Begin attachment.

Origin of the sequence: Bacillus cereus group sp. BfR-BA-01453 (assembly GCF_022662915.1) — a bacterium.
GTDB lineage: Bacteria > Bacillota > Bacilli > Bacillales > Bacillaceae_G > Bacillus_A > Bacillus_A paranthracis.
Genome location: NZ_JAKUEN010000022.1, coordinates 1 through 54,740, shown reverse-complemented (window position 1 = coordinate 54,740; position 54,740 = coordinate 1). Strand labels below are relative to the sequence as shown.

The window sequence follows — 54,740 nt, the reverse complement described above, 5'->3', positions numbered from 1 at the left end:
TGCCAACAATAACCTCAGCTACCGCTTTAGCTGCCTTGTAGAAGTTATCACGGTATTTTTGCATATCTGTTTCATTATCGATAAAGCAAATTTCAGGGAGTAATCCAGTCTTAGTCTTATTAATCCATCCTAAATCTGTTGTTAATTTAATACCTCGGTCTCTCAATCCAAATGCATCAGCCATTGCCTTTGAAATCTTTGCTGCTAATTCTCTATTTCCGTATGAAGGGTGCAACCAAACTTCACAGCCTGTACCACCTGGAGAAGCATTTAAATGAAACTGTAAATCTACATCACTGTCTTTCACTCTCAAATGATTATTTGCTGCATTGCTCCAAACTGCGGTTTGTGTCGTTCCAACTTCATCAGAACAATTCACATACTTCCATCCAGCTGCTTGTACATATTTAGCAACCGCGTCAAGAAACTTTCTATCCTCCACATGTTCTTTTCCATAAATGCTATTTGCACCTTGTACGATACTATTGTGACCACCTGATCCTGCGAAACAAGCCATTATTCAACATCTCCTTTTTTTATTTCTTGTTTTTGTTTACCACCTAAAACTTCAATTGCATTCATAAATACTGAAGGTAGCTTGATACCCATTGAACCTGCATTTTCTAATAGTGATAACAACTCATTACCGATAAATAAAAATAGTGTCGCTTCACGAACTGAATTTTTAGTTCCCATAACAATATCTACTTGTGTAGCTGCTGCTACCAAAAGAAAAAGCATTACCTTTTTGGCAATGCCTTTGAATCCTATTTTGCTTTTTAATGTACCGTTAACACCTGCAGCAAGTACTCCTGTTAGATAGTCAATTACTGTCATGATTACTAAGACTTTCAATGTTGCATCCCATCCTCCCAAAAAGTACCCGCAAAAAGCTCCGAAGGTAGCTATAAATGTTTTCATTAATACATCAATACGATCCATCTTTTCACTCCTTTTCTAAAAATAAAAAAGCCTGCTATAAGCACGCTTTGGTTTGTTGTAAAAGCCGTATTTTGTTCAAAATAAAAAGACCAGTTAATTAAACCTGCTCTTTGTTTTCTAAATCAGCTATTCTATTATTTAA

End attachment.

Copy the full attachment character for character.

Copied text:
Origin of the sequence: Bacillus cereus group sp. BfR-BA-01453 (assembly GCF_022662915.1) — a bacterium.
GTDB lineage: Bacteria > Bacillota > Bacilli > Bacillales > Bacillaceae_G > Bacillus_A > Bacillus_A paranthracis.
Genome location: NZ_JAKUEN010000022.1, coordinates 1 through 54,740, shown reverse-complemented (window position 1 = coordinate 54,740; position 54,740 = coordinate 1). Strand labels below are relative to the sequence as shown.

The window sequence follows — 54,740 nt, the reverse complement described above, 5'->3', positions numbered from 1 at the left end:
TGCCAACAATAACCTCAGCTACCGCTTTAGCTGCCTTGTAGAAGTTATCACGGTATTTTTGCATATCTGTTTCATTATCGATAAAGCAAATTTCAGGGAGTAATCCAGTCTTAGTCTTATTAATCCATCCTAAATCTGTTGTTAATTTAATACCTCGGTCTCTCAATCCAAATGCATCAGCCATTGCCTTTGAAATCTTTGCTGCTAATTCTCTATTTCCGTATGAAGGGTGCAACCAAACTTCACAGCCTGTACCACCTGGAGAAGCATTTAAATGAAACTGTAAATCTACATCACTGTCTTTCACTCTCAAATGATTATTTGCTGCATTGCTCCAAACTGCGGTTTGTGTCGTTCCAACTTCATCAGAACAATTCACATACTTCCATCCAGCTGCTTGTACATATTTAGCAACCGCGTCAAGAAACTTTCTATCCTCCACATGTTCTTTTCCATAAATGCTATTTGCACCTTGTACGATACTATTGTGACCACCTGATCCTGCGAAACAAGCCATTATTCAACATCTCCTTTTTTTATTTCTTGTTTTTGTTTACCACCTAAAACTTCAATTGCATTCATAAATACTGAAGGTAGCTTGATACCCATTGAACCTGCATTTTCTAATAGTGATAACAACTCATTACCGATAAATAAAAATAGTGTCGCTTCACGAACTGAATTTTTAGTTCCCATAACAATATCTACTTGTGTAGCTGCTGCTACCAAAAGAAAAAGCATTACCTTTTTGGCAATGCCTTTGAATCCTATTTTGCTTTTTAATGTACCGTTAACACCTGCAGCAAGTACTCCTGTTAGATAGTCAATTACTGTCATGATTACTAAGACTTTCAATGTTGCATCCCATCCTCCCAAAAAGTACCCGCAAAAAGCTCCGAAGGTAGCTATAAATGTTTTCATTAATACATCAATACGATCCATCTTTTCACTCCTTTTCTAAAAATAAAAAAGCCTGCTATAAGCACGCTTTGGTTTGTTGTAAAAGCCGTATTTTGTTCAAAATAAAAAGACCAGTTAATTAAACCTGCTCTTTGTTTTCTAAATCAGCTATTCTATTATTTAA